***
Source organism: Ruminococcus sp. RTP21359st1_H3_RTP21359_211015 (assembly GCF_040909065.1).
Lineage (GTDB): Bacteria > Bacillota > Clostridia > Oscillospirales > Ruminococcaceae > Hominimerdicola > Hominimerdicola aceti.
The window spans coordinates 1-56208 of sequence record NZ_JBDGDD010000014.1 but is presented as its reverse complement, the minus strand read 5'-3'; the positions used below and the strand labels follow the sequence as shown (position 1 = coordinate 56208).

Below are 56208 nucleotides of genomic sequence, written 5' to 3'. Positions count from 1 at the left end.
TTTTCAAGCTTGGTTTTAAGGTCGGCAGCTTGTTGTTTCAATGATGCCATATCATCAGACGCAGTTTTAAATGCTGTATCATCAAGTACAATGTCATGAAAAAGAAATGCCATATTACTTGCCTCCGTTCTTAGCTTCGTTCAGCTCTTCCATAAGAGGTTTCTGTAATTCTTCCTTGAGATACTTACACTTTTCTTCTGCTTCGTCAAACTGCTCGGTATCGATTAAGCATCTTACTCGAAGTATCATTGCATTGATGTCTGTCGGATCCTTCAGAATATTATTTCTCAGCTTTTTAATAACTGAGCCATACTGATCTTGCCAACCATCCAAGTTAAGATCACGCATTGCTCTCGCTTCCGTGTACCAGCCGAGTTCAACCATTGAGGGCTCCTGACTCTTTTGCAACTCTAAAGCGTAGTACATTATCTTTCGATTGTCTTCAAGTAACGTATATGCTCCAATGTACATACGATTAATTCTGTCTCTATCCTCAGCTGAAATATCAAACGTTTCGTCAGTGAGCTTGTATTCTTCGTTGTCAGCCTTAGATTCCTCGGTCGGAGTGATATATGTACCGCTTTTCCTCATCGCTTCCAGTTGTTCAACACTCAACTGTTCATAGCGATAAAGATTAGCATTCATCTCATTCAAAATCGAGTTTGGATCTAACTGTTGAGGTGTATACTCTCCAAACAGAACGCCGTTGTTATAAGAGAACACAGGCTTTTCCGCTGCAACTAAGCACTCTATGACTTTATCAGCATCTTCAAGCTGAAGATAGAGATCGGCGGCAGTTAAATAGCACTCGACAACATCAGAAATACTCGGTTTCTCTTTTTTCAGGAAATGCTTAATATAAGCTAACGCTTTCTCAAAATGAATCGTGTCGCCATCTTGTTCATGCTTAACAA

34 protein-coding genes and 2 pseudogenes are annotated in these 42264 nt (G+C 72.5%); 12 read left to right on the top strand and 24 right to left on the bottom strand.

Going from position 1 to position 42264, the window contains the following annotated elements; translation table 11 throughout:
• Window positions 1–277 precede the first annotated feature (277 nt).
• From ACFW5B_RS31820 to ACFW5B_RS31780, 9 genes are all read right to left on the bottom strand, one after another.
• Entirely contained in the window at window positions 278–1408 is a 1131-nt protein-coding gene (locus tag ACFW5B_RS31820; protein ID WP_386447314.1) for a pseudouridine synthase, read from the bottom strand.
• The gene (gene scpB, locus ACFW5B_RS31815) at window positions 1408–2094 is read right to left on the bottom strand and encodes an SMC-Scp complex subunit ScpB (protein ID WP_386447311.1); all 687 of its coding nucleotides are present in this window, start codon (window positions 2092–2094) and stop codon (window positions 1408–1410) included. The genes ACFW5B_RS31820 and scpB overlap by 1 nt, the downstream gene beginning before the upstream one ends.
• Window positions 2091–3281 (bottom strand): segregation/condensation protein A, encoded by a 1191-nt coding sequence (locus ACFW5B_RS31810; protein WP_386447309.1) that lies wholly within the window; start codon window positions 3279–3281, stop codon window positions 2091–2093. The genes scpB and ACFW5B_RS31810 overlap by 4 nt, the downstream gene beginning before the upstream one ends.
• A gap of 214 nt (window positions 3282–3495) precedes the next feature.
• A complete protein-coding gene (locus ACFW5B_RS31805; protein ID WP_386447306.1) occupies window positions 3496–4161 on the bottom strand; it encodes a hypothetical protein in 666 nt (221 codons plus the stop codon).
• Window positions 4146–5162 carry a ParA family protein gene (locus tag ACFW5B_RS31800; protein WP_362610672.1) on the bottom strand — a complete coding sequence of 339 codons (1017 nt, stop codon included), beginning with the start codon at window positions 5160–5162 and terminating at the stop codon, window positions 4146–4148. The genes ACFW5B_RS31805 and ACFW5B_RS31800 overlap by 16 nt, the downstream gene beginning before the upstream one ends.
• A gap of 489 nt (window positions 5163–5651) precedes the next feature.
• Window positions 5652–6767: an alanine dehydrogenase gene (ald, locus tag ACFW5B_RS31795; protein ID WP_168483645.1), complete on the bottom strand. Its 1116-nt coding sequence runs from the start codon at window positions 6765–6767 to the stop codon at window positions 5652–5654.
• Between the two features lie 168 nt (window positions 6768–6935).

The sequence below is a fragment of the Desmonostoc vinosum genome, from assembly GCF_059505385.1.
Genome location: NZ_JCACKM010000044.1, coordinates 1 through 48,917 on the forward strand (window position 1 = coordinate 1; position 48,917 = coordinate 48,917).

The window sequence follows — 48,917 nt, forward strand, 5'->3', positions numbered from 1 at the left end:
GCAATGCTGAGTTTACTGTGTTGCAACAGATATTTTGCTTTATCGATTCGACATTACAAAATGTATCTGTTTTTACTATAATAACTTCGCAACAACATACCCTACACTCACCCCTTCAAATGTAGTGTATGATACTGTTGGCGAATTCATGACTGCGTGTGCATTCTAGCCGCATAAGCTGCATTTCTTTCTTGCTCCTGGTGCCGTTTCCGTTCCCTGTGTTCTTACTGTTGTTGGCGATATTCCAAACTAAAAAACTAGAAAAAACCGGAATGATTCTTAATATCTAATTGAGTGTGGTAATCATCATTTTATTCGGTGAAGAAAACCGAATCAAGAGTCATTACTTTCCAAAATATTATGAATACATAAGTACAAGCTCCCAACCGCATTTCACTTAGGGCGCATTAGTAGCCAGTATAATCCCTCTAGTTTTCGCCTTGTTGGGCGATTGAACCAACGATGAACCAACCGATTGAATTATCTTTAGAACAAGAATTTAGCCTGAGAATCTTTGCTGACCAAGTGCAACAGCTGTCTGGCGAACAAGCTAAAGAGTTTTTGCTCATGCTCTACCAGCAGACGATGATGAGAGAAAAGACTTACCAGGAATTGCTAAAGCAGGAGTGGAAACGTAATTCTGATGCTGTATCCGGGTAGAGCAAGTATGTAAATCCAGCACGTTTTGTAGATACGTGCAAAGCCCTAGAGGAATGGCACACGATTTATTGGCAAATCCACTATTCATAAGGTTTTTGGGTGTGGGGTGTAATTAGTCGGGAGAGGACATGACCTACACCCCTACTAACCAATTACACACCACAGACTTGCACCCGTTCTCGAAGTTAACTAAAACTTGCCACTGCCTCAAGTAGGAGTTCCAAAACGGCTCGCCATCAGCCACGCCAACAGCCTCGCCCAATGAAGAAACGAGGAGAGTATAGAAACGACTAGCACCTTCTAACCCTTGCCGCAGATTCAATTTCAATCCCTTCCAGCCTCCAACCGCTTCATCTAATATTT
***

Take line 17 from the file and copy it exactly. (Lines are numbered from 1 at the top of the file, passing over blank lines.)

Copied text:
• Window positions 5652–6767: an alanine dehydrogenase gene (ald, locus tag ACFW5B_RS31795; protein ID WP_168483645.1), complete on the bottom strand. Its 1116-nt coding sequence runs from the start codon at window positions 6765–6767 to the stop codon at window positions 5652–5654.